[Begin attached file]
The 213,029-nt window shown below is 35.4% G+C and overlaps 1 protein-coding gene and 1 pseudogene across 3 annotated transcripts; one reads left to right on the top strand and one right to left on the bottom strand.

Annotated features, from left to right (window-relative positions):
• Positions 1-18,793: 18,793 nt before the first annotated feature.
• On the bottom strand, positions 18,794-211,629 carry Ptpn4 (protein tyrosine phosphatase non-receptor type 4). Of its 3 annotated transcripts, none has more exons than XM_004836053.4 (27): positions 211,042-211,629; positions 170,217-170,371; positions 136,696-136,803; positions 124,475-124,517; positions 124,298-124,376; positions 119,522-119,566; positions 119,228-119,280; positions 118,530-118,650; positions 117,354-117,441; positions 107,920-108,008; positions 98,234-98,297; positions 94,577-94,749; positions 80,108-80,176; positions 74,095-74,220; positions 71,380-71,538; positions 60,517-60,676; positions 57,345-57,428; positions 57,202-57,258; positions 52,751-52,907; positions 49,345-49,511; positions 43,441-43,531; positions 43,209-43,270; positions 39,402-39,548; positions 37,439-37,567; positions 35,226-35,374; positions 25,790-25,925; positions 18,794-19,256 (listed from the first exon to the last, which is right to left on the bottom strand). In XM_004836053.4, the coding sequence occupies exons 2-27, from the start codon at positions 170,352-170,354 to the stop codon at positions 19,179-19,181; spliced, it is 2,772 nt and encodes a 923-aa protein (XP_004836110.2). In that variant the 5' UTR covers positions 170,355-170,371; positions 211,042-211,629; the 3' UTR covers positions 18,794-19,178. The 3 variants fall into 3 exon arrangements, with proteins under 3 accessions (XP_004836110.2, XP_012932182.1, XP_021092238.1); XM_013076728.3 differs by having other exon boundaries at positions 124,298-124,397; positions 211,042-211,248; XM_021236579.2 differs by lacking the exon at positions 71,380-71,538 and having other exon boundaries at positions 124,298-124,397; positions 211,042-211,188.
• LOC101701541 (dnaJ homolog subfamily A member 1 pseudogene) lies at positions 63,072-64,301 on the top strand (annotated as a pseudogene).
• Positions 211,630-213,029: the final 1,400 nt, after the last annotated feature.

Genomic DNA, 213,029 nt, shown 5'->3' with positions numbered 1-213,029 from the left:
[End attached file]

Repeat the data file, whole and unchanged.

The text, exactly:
The 213,029-nt window shown below is 35.4% G+C and overlaps 1 protein-coding gene and 1 pseudogene across 3 annotated transcripts; one reads left to right on the top strand and one right to left on the bottom strand.

Annotated features, from left to right (window-relative positions):
• Positions 1-18,793: 18,793 nt before the first annotated feature.
• On the bottom strand, positions 18,794-211,629 carry Ptpn4 (protein tyrosine phosphatase non-receptor type 4). Of its 3 annotated transcripts, none has more exons than XM_004836053.4 (27): positions 211,042-211,629; positions 170,217-170,371; positions 136,696-136,803; positions 124,475-124,517; positions 124,298-124,376; positions 119,522-119,566; positions 119,228-119,280; positions 118,530-118,650; positions 117,354-117,441; positions 107,920-108,008; positions 98,234-98,297; positions 94,577-94,749; positions 80,108-80,176; positions 74,095-74,220; positions 71,380-71,538; positions 60,517-60,676; positions 57,345-57,428; positions 57,202-57,258; positions 52,751-52,907; positions 49,345-49,511; positions 43,441-43,531; positions 43,209-43,270; positions 39,402-39,548; positions 37,439-37,567; positions 35,226-35,374; positions 25,790-25,925; positions 18,794-19,256 (listed from the first exon to the last, which is right to left on the bottom strand). In XM_004836053.4, the coding sequence occupies exons 2-27, from the start codon at positions 170,352-170,354 to the stop codon at positions 19,179-19,181; spliced, it is 2,772 nt and encodes a 923-aa protein (XP_004836110.2). In that variant the 5' UTR covers positions 170,355-170,371; positions 211,042-211,629; the 3' UTR covers positions 18,794-19,178. The 3 variants fall into 3 exon arrangements, with proteins under 3 accessions (XP_004836110.2, XP_012932182.1, XP_021092238.1); XM_013076728.3 differs by having other exon boundaries at positions 124,298-124,397; positions 211,042-211,248; XM_021236579.2 differs by lacking the exon at positions 71,380-71,538 and having other exon boundaries at positions 124,298-124,397; positions 211,042-211,188.
• LOC101701541 (dnaJ homolog subfamily A member 1 pseudogene) lies at positions 63,072-64,301 on the top strand (annotated as a pseudogene).
• Positions 211,630-213,029: the final 1,400 nt, after the last annotated feature.

Genomic DNA, 213,029 nt, shown 5'->3' with positions numbered 1-213,029 from the left: